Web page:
TOKYO — Nintendo and Sony have a lot riding on two new games released on Friday (Oct 20), “Marvel’s Spider-Man 2” for the PlayStation 5 and “Super Mario Bros Wonder” on the Switch.
That’s where the similarities stop: the two games on rival consoles and their target audiences could hardly be more different.
Mario, the moustachioed plumber in a red cap created by Shigeru Miyamoto, revolutionised gaming in 1985 with “Super Mario Bros”. It was one of the first “side-scrolling” games allowing horizontal movement in an evolving landscape.
The character became one of the best-known in gaming, fuelling the success of Japan’s Nintendo, with more than 420 million units sold for the “Super Mario” series alone.
“Spider-Man” emerged as a superhero in the Marvel comics of the early 1960s and first appeared in video games in the 1990s, but without major success.
Blockbuster superhero movies in the 2000s led to the character headlining a series of games developed from 2018 by Insomniac for Sony, which bought the studio the following year.
The bet paid off, with 33 million copies sold, according to the latest data published in May 2022.
BACK TO THE ROOTS
For the new games, Nintendo and Sony have chosen, as is often the case, radically different approaches.With its Switch console in its seventh year, Nintendo is going old-school with a 2D side-scroller, its first since 2012.
But under Takashi Tezuka, co-creator of the franchise, the development team have brought in new power-ups like a “Wonder Flower” that move Mario into surreal new dimensions or turn him into an elephant.
Sony meanwhile has spent heavily developing “Marvel’s Spider-Man 2”, its graphics pushing the PlayStation 5’s technical capacities to the max to enable Peter Parker and Miles Morales to battle Kraven the Hunter and other villains.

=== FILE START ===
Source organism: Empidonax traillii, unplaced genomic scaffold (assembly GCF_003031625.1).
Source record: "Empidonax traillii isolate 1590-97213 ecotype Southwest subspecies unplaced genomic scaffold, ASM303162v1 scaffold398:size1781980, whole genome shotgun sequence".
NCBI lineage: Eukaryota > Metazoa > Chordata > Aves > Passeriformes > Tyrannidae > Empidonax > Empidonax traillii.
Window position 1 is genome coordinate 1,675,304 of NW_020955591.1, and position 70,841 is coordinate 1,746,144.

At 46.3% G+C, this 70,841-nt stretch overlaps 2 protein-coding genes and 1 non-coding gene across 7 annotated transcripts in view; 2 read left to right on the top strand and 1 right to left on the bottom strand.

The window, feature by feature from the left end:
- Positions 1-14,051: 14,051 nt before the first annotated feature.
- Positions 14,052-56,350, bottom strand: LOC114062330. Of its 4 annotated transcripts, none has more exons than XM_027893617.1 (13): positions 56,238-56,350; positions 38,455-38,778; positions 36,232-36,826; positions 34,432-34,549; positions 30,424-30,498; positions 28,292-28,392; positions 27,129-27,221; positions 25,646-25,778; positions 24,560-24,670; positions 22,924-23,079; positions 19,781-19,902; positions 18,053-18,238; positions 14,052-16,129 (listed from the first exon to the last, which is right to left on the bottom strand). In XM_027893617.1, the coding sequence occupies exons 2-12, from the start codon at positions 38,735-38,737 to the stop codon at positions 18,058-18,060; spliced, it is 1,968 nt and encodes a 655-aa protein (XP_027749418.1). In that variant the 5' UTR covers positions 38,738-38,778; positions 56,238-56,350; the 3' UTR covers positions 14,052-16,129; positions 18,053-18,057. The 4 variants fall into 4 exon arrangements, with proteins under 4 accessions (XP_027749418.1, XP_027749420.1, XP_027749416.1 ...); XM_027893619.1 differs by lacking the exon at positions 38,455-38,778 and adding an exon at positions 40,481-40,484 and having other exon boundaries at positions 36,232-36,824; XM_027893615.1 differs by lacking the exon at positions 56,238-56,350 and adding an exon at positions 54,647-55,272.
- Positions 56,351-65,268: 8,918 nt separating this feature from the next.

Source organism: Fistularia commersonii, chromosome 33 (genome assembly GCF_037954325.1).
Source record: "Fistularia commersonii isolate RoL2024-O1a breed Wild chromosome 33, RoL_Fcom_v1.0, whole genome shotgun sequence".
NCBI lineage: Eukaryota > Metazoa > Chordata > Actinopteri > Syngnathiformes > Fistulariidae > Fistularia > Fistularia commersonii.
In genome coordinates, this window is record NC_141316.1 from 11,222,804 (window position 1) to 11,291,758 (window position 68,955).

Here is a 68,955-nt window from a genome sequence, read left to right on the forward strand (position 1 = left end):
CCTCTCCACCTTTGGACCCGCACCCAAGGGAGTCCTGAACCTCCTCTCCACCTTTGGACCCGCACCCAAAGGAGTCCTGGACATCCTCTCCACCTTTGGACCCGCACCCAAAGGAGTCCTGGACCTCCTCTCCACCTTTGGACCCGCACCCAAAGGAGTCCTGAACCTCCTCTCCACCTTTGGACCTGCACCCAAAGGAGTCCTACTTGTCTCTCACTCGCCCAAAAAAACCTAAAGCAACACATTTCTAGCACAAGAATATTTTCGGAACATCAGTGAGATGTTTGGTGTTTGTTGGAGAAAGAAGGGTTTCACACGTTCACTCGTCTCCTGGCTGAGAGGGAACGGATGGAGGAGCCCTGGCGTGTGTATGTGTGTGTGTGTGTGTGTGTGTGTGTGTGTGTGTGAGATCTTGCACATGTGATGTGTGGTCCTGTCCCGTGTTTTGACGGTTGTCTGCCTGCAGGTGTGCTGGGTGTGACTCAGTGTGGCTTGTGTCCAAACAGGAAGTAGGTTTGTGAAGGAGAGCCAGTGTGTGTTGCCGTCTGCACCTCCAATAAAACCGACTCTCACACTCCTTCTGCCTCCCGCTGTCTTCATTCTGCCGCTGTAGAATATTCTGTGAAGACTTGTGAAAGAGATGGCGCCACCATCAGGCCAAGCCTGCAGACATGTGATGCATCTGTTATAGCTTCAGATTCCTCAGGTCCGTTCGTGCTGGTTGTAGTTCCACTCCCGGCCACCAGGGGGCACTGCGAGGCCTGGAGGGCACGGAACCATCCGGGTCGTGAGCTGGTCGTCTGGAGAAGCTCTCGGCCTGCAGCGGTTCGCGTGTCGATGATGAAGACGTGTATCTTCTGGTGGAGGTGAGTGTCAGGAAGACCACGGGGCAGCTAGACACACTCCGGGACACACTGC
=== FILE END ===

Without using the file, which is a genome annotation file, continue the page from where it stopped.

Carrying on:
“Spider-Man 1 had boosted sales of the PS4 and Sony is counting heavily on this new episode,” said Hideki Yasuda of Toyo Securities, who believes the game will easily break even.
He highlighted, however, the “fairly weak pre-orders” in Japan for “Mario Wonder”.
Players outside Japan also “tend to prefer 3D Mario and it will clearly be difficult for Nintendo to appeal to them as much as with ‘Zelda’”, he told AFP, referring to Nintendo’s major release earlier this year.
FIVE to 95
Sony and Nintendo clearly have different audiences in mind with these new releases.
“Nintendo is clear on this point: it is targetting players aged five to 95 and, this time, its goal is no different,” Yasuda said.
With its battling superhero movie feel, “Spider-Man” on the other hand is aimed more at action game fans.
What they have in common though is the host of additional characters that gamers can choose.
“Spider-Man” can be played in the “skin” of the original Peter Parker or in the guise of the Hispanic-African-American teenager Miles Morales created in 2011.
Mario is supported by a cast of 11 playable characters from the Mushroom Kingdom, such as his brother Luigi, princesses Peach and Daisy, and Yoshi.
Nintendo and Sony have long moved their characters beyond consoles and both are looking to piggyback on the success of movies released this year.
“Super Mario Brothers” released in 1993 was one of the first live-action films based on a video game but it was a huge commercial flop.
But this year’s animated follow-up, in co-production with Illumination of “Minions” fame, was a huge hit, becoming 2023’s second-highest-grossing film after “Barbie”.
“Spider-Man: Across the Spider-Verse”, the sequel to the Oscar-winning 2018 movie, was meanwhile sixth at the box office. AFP